OK, here's some more for those who are willing to keep reading. As always, comments are welcome! :)
The daylight had gone. The fire burned bright – the only light in the room. But it was an eerie light. It did not warm the senses, nor give the sense of security that a good fire usually provided. Sitting beside Lucinda, Cassia shivered. Now and then she looked up at her grandmother, seeking comfort from a kind smile or a word of reassurance, but their eyes did not meet. Lucinda had not spoken for some time now. Ever since that afternoon, when Stephen had left with Robin, there had been little conversation among any of them. Robert had gone after the furious pair of young men, hoping to stop them, and now Lucinda and Cassia were alone, anxiously waiting for the sound of a return.
Cassia felt tears welling up in her eyes. She wanted to badly to ease her fears with a good cry, but that would not do. Lucinda had said so already. There were times for a woman to weep, and times for a woman to maintain her senses. This was one of those times. And so they sat in silence, waiting.
They lifted their heads at the sound of hoof-beats. From many horses. Lucinda rose to her feet and Cassia followed, both of them looking out the window opening, and they saw the band of men coming. Not Stephen, not Robert, and not Robin of Locksley – but the Sheriff of Nottingham, along with his lieutenant, Sir Guy. They were accompanied by a small band of soldiers.
Sir Guy of Gisborne.
So he lived, it seemed. Stephen and Robin had not killed him. But where were they now? Had they been captured? Or killed? Cassia looked up into her grandmother’s eyes, terrified. And the words she heard gave her chills.
“Say a prayer for our souls, child.”
It all happened in what felt like the blink of an eye. There was no time to run, no time to hide. In only moments the Sheriff and his men had stormed in, and as their presence seemed to take the very air from the room. Cassia clung to Lucinda, terrified. William Briwere, dressed in black robes that contrasted sharply with his pale features, was a fearsome sight to behold. His icy blue stare was directed squarely at Lucinda.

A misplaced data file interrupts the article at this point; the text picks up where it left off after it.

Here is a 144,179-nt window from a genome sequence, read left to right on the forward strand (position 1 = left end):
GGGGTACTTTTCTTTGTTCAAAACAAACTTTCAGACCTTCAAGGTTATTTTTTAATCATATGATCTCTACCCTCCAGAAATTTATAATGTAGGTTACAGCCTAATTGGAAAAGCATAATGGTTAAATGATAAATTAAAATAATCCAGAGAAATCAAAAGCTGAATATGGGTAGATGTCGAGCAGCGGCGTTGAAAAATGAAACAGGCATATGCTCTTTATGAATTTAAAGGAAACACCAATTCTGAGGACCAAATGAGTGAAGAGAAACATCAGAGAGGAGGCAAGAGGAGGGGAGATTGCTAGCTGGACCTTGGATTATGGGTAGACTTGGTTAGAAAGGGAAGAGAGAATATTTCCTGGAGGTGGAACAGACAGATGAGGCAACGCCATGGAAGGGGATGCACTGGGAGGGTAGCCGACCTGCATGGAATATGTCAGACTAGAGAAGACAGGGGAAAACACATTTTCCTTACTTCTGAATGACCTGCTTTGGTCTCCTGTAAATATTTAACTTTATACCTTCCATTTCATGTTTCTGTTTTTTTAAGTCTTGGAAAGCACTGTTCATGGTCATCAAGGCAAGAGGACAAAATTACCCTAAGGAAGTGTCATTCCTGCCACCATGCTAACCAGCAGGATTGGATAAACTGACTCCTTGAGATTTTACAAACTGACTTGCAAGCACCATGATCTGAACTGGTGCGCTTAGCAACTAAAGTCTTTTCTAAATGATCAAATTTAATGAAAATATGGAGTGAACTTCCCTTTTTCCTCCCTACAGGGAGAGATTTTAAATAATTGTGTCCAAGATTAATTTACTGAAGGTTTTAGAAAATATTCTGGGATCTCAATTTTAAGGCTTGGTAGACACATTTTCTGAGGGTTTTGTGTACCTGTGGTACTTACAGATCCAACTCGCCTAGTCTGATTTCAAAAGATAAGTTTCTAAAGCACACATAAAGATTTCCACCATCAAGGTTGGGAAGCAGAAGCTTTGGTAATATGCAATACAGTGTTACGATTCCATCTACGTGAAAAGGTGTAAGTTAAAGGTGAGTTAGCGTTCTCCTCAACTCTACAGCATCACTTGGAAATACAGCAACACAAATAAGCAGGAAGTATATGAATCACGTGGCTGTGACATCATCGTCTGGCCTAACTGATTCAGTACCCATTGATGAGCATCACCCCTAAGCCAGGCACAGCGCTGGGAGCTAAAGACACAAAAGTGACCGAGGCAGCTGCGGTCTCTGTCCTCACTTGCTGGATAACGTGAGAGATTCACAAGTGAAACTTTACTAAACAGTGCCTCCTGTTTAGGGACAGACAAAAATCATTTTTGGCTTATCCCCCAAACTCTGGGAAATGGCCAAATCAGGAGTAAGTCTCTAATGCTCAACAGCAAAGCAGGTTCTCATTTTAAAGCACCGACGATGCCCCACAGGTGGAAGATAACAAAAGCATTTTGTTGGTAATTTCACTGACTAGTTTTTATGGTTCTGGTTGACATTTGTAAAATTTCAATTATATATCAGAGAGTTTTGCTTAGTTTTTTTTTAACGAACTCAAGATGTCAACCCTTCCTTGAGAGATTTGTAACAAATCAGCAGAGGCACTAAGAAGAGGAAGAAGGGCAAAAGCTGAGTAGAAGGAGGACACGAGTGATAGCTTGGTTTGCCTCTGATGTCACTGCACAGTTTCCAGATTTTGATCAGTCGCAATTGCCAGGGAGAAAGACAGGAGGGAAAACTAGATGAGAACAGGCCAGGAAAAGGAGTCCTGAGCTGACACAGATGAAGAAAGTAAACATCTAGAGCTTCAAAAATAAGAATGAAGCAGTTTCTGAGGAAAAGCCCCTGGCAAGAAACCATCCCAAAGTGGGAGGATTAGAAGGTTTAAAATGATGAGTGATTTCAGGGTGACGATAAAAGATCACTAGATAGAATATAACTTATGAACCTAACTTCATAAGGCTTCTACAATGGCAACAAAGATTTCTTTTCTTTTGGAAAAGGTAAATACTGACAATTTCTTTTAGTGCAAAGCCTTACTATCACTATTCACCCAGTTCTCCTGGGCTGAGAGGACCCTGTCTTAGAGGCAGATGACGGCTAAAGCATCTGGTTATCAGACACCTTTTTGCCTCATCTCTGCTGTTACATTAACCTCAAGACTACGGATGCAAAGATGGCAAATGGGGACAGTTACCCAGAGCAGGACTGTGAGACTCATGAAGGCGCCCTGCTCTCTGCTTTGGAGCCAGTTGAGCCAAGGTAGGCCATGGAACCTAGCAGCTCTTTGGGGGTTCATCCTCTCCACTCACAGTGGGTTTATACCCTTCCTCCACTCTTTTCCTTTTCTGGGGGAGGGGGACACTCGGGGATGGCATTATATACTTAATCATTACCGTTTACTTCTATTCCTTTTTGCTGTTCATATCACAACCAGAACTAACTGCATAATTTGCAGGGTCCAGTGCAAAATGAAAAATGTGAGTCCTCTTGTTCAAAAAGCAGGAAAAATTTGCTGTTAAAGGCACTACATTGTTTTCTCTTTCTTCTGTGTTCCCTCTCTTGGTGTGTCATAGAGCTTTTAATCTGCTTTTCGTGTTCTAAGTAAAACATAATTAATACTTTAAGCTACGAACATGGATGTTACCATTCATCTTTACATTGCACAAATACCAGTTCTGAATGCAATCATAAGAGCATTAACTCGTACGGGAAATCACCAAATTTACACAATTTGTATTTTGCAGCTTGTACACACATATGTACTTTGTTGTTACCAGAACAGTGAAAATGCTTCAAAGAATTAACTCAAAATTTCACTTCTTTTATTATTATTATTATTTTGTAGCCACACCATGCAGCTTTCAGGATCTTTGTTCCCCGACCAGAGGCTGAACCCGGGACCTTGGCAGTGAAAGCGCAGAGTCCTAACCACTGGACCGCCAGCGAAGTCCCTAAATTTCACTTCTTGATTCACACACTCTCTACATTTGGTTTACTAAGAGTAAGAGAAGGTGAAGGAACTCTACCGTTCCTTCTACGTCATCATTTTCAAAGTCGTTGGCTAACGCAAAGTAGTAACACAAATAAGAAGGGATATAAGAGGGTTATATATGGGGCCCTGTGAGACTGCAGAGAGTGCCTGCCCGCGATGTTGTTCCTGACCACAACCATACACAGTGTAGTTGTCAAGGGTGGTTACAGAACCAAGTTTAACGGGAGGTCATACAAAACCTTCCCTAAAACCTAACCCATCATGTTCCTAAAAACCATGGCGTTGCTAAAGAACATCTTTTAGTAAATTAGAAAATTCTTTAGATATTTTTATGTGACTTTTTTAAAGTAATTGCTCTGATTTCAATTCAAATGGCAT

“Where is Robert DeWarren?”
Lucinda answered boldly, her arms around Cassia’s shoulders. “He is not here. He has not been home for many days.”
“Then where is the younger DeWarren?”
“He has not been home either. I do not know where they have gone.”
Briwere looked at Sir Guy, then at his men. He raised his eyes, looking around the room, and then his order came.
“Seize the woman and the child.”
Tears of fright spilled down Cassia’s cheeks as she tried to cling to Lucinda, but she was ripped away, her arms gripped in the harsh hands of a soldier. Lucinda was held just as fiercely, and the guard holding her stared at her for a long moment. Cassia heard Sir Guy speak, his deep voice flat and emotionless.
“Will you send them to the dungeons?”
The Sheriff’s reply was cool. “Soon enough, Gisborne. For the moment, let them witness the destruction that comes when one associates with criminals. Have the house torn apart. Find out if they harbor either of the dogs that made the attempt on your life. Report your findings to me when you return to the castle.”
He turned to leave. But one of the guards - the one holding Lucinda - called out to him.
“My lord Sheriff! This one is rumored to be a witch! What shall we do with her?”
Cassia’s terrified mind instantly recalled her brother’s words…
The rumors of witchcraft will not go away, and one day, they will put us all in danger.
“A witch, eh?” said Briwere. He pondered the declaration for a moment. A silence, thick with tension, hung heavy in the air.
“Shut them both in. And burn the house to the ground.”
The order gave him a strange sensation of feeling in his chest. Guy stepped out the front door, following behind the sheriff.
“My lord, should we not spare the child?”
He was not surprised by the snort that Briwere made as he mounted his horse.
“Spare the child, Gisborne? For what purpose? So she may grow to be a common criminal like her brother, or a witch like her female kin before her? They will both be sent back to the devil from which they were spawned. Remain until the deed is done. I am going to find my warm bed. This bloody cold is making my bones ache.”